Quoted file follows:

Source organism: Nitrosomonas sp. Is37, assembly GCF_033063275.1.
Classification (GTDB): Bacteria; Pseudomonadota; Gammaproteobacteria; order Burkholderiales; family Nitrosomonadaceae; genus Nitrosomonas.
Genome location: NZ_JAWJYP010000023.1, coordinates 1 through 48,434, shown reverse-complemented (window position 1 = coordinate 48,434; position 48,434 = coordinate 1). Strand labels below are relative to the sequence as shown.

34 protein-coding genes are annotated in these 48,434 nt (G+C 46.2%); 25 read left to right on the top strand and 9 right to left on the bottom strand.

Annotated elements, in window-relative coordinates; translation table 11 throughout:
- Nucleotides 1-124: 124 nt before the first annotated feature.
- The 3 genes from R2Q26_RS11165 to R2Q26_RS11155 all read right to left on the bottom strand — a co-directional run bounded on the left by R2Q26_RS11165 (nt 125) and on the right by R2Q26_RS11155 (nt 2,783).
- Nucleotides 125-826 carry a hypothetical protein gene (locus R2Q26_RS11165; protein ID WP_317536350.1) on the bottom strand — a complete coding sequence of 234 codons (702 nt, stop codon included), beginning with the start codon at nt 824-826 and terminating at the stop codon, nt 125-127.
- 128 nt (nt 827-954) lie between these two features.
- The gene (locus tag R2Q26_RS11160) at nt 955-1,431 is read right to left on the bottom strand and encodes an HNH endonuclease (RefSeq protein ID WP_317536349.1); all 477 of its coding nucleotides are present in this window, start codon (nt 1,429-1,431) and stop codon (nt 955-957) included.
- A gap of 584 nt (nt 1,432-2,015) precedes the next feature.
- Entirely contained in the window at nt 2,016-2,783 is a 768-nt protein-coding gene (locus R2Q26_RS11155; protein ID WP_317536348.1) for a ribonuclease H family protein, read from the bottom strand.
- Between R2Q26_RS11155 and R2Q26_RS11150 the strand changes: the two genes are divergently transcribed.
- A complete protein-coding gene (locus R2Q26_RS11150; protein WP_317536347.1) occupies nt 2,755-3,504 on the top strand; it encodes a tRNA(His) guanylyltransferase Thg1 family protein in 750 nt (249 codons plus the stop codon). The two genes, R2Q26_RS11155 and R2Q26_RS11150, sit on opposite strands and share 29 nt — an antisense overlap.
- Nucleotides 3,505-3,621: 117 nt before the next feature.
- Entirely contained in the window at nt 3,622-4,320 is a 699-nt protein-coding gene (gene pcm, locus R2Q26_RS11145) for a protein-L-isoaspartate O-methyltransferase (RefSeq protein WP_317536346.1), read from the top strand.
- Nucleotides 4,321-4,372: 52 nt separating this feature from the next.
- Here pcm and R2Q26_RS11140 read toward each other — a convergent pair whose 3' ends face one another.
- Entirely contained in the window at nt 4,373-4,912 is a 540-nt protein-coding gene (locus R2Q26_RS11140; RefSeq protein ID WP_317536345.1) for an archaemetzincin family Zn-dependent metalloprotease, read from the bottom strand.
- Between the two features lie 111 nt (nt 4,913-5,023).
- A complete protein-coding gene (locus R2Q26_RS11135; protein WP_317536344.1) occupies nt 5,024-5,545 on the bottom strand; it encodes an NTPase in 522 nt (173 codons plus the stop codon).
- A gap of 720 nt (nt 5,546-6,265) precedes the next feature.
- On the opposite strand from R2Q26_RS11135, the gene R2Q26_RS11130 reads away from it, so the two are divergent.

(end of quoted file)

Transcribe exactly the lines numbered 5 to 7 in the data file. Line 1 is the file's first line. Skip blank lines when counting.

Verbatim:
Annotated elements, in window-relative coordinates; translation table 11 throughout:
- Nucleotides 1-124: 124 nt before the first annotated feature.
- The 3 genes from R2Q26_RS11165 to R2Q26_RS11155 all read right to left on the bottom strand — a co-directional run bounded on the left by R2Q26_RS11165 (nt 125) and on the right by R2Q26_RS11155 (nt 2,783).